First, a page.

My old friend contacted me from the other day from lovely Portland, OR.  He and I graduated from chemistry school around the same time and I used to go visit him in Santa Barbara all the time while he was getting a PhD.  He and his Mrs. both have worked at a large computer chip manufacturer for about 15 years.  They’re both overachievers and we’re friends nonetheless.  He emailed me to tell me about some technical jobs that would fit my experience and resume.  This really got my attention as Portland and the nearby Willamette Valley wine region would very much interest us as a place to live.  We’ve been there three or four times and always enjoyed the vibe and the world class wines without all the tourism of Napa or Sonoma in California.

Here’s a little write up of Willamette Valley How to Rock Travel In Oregon Wine Country

The only issue with the contact was the fact that it was rotating shift work as I was still doing when I last talked to my buddy.  He didn’t know that I had finally found my soft landing place here at Big Brother Corp. with a short commute, an excellent schedule, and somewhat challenging and engaging work.  Best of all, I am mostly left to my own devices and largely self-managed unless I need help with something.  Did I ever tell you Smidlappers how much I value being left alone?  Well, I do…. value it immensely.  I’m sure this big operation out west writes a nice check every payday but I wouldn’t go back to that rotating schedule for all the tea in China.  I’m done selling my Gold Hours for money.

I had to send him back a reply saying I had no interest in that schedule but would consider the move if they had a good fit that included the novel concept of sleeping at night regularly.  He said they did have a couple of “maybe” spots like that and would talk to the hiring manager about it.  This was only yesterday so we’ll see where it all goes.  The real point is this:  We don’t need to jump at anything just for the money if it’s not the right fit.  Because of good saving and investing we have options as to how we sell our talents and hours and where we choose to live.  It’s a pretty good feeling, although I’ve been getting itchy for something different and the wanderlust is again starting to show its face around the house.  This is the longest I’ve ever been in one place (since ’03) and changes in life have always rejuvenated me.  We’ll see where it all goes from here but I’ll sleep well knowing that if nothing changes soon life will still be just fine.  As an interesting side note, if you know anyone looking for a job or trying to change jobs, right now seems to be a good time to negotiate a very good deal.  My friend told me they even had to start offering relocation for lower level technician jobs due to being unable to attract talent locally.  The unemployment rate is low so it appears to be a good time to ask for the world in a negotiation.  You never know, they might just give you everything you want!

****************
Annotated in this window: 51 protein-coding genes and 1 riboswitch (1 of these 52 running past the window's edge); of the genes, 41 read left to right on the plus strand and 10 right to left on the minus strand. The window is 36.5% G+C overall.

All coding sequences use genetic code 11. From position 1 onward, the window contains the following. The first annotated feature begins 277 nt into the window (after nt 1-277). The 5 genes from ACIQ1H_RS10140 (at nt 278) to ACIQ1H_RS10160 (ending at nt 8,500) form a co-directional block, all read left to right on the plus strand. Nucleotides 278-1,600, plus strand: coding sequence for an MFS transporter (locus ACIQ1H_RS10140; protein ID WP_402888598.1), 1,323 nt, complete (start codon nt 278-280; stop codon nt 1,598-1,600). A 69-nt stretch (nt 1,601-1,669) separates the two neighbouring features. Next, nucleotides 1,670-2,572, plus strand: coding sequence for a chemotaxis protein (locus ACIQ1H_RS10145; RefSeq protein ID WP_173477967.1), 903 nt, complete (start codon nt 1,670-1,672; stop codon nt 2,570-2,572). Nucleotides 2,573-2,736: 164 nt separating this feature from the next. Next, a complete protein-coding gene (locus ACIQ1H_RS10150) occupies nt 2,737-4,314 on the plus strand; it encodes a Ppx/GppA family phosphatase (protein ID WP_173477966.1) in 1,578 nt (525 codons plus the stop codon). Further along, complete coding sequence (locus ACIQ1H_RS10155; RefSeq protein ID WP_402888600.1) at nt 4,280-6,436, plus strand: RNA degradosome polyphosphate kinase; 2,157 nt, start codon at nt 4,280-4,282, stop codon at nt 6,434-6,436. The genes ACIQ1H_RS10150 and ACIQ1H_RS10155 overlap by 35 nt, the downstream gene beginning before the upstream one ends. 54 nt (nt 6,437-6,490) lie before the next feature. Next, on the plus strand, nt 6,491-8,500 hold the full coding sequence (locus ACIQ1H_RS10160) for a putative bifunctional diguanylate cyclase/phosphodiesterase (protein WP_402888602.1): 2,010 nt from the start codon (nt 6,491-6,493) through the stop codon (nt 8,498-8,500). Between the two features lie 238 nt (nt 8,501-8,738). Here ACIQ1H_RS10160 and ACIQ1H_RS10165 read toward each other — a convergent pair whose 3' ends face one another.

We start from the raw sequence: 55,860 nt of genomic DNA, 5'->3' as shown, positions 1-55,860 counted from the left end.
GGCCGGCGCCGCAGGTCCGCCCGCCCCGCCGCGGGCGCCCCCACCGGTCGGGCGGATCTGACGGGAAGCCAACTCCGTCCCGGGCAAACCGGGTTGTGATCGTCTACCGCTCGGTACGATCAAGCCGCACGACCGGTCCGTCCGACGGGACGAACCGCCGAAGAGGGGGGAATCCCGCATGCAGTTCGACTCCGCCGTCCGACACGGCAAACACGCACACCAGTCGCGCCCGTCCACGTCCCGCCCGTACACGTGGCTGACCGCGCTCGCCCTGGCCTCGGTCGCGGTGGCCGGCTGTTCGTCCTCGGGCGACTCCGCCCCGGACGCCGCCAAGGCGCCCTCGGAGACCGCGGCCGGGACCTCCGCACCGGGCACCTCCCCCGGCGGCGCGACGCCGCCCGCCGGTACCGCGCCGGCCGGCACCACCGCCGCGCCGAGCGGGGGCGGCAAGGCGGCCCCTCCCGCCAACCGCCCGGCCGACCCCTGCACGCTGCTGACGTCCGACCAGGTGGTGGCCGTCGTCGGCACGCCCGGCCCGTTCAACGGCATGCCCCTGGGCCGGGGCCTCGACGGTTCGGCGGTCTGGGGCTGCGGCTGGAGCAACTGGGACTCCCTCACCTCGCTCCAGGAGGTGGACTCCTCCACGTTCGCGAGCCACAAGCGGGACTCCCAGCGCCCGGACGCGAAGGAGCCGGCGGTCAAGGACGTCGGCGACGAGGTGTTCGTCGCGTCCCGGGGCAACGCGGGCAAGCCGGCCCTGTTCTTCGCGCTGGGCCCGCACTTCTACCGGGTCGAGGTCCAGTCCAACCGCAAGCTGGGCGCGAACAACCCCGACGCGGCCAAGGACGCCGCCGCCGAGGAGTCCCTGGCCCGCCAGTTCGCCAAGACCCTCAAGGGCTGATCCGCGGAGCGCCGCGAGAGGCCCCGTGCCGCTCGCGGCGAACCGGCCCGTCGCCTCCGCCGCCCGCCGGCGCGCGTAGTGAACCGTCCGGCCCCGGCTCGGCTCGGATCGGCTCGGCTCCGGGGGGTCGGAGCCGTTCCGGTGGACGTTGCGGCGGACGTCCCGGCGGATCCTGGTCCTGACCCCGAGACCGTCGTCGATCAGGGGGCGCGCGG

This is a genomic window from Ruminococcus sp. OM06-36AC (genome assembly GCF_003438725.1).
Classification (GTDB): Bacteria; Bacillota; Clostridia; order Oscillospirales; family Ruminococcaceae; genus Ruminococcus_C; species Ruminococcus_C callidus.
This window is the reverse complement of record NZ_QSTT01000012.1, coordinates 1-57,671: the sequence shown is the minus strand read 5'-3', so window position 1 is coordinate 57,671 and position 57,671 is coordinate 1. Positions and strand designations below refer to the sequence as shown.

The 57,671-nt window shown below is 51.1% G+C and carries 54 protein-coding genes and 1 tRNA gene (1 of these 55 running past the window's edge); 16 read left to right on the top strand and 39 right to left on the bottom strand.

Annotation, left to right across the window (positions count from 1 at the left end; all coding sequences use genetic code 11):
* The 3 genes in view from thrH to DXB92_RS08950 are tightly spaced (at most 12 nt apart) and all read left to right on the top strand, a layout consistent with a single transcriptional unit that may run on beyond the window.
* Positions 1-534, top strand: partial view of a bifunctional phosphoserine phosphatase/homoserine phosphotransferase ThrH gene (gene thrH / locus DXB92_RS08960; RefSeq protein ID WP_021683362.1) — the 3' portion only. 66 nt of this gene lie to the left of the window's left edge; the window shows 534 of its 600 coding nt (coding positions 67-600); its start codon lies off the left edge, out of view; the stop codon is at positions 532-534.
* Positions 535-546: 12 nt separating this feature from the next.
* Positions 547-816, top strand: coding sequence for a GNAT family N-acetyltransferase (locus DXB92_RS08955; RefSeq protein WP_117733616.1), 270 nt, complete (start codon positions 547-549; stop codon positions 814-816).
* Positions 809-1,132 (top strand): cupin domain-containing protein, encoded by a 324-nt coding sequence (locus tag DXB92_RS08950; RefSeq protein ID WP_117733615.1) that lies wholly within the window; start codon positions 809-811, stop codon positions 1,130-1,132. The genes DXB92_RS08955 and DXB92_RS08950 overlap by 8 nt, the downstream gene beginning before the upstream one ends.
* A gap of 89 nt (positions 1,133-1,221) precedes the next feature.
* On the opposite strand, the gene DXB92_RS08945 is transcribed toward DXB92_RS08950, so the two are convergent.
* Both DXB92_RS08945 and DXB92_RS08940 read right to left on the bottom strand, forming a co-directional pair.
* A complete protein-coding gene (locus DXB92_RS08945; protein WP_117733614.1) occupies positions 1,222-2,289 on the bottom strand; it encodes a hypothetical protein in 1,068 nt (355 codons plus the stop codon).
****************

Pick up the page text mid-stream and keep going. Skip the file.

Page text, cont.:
How about you Smidlappers?  Have you ever had to move to a place you really didn’t like just for the money?  Have you ever done the opposite, to hold out for a place you really want to live?  Let if fly in ye olde comment section.

I could handle living in Oregon, where they cure meat in the wine fridge!


14 Replies to “Get Your Money Straight and Say NO to Crappy Offers”

  1. I can totally relate to this. In my 20s and early 30s I was the sort of guy who would change jobs every 2-3 years just to “get ahead” in my career. I wouldn’t care about what it meant for my commute, family life, social life. If it was the right thing for my career then I would do it.

    In fact I was pretty bad at sacrificing my social life to my career full stop. Eventually when you stop saying yes to things for a couple of years (and never organise anything yourself) people stop asking you. Who woulda thunk it?

    With age I guess came wisdom. In my mid-30s I realised that I was pretty miserable, the Monday morning dread would kick in from Sunday morning. As a result (and with a bit of luck) I moved into the company I’m in now about 6-7 years ago and I’ve worked hard to make it work for me rather than the other way round. Working, slowly, to repair those relationships I broke. I’ve also set a very high bar for whether I will even consider another role when recruiters call me – to the extent that even when I’ve been offered roles I’ve turned the down because it will make me less happy.

    The consequence is that I’m happier than I’ve ever been at work. So yes to your manifesto of being picky about the job that you take!